Coach swings from tractor to tennis

Coach swings from tractor to tennis

By Demario Smith-Phipps

Saluki Spotlight

Farm life can be demanding. At an early age, women’s tennis coach Audra Nothwehr was introduced to not only horticulture, zoology and ecology, but also tennis.

Nothwehr was born in a small southwest Iowa town called Clarinda. It had a population of fewer than 5,000, and there were only five sports scattered throughout the town, she said.


“If you were a top player, you got to practice and play on the single tennis court. If you weren’t a top player, you had to practice on the basketball courts,” Nothwehr said.

Her family owned and operated a small farm in Clarinda, which she said was a much different start for her than most tennis players have.

“We were 30 minutes away from the nearest court and at least an hour away from the closest indoor court,” she said.

Nothwehr said she became interested in tennis when her brother started to play the sport.

“I went to practice with him a few times, and I really got into it,” she said. “Soon I started staying with my grandma to be closer to the city so I could go to my lessons.”

Growing up, Nothwehr said she watched professional tennis players such as Andre Agassi, and she modeled her game after him. She was gifted at a variety of sports, but she said tennis and volleyball were her passion.

Tennis allowed her to shine as an individual, and volleyball offered her an opportunity to participate in team-oriented competition. Volleyball was especially important to her at a young age, she said, because she loved “team togetherness.”


“I used what I learned in volleyball, and I was able to apply that to life and to my teams that I coached,” Nothwehr said. “Although tennis is played by individuals, we are still a team at the end of the day.”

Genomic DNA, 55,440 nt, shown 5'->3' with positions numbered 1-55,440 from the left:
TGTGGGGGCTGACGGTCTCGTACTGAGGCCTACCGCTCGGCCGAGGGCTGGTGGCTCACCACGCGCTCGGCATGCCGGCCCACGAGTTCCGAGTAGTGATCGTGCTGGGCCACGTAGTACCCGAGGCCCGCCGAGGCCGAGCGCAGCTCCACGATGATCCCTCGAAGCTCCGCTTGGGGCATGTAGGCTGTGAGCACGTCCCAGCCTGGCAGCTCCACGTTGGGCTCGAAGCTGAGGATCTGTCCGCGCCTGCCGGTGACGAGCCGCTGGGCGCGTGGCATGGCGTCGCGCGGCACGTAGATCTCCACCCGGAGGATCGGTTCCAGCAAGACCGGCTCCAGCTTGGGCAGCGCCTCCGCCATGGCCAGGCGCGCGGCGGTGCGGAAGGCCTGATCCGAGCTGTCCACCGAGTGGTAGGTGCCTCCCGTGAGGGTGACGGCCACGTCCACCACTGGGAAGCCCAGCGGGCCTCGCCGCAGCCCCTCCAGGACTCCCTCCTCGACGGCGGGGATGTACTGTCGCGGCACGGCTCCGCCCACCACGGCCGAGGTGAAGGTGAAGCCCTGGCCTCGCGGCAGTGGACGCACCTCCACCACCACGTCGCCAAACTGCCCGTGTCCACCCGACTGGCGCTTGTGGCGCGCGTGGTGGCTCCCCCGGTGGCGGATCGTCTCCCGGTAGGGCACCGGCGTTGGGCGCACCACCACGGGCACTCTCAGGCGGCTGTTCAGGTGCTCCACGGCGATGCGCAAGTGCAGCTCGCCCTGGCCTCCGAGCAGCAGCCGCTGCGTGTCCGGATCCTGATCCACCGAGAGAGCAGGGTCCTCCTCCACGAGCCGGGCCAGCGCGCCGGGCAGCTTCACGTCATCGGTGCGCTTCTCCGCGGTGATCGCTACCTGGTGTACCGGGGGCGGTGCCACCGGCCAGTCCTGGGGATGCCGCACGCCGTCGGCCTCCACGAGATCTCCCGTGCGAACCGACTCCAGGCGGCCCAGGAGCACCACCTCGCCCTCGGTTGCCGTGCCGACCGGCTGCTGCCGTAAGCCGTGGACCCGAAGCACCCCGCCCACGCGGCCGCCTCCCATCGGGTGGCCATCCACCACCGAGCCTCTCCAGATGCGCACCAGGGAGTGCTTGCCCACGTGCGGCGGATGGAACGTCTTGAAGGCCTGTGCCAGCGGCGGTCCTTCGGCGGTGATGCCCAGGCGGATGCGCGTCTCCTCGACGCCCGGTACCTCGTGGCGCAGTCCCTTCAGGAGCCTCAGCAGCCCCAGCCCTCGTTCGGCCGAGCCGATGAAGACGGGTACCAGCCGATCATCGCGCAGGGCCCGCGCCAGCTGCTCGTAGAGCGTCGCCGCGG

Freshman Abigail Plecki said she thinks of the team as part of her family.

“So many times during the season she has reminded us that we are more than just tennis players; We are a tennis team, and we are family,” Plecki said.

Nothwehr played both volleyball and tennis at Concordia College in Seward, Neb. While there, she was the No. 1 singles and doubles player in tennis. Her junior year, Nothwehr won conference in singles, according to Saluki athletics.

Nothwehr said her college volleyball coach Diane Mendenhall helped shape her as a player and a person. Mendenhall showed her how to use volleyball concepts to improve in other aspects. She was very strict, Nothwehr said, but even when a player fell short of expectations, they were bettered for it.

Nothwehr found work after college as a coach at Lindsay Wilson College in Kentucky. She had job opportunities at other places, but she said she turned them down because she would only be hired as either a volleyball or a tennis coach. LWC employed her to act as both.

She said it is difficult being a dual coach, especially after just graduating college.

“I was so close to some of my players’ age that I worried about how they would respond to that, but they respected me because of my skill and experience,” she said.

Nothwehr had three practices to attend every day: one with the volleyball team, and one with both the men’s and women’s tennis teams.

“I was young and full of energy,” she said. “It’s what I wanted to do, and I was up for the challenge.”

In her first year at LWC, the men’s team was 17-4 and the women were 11-7.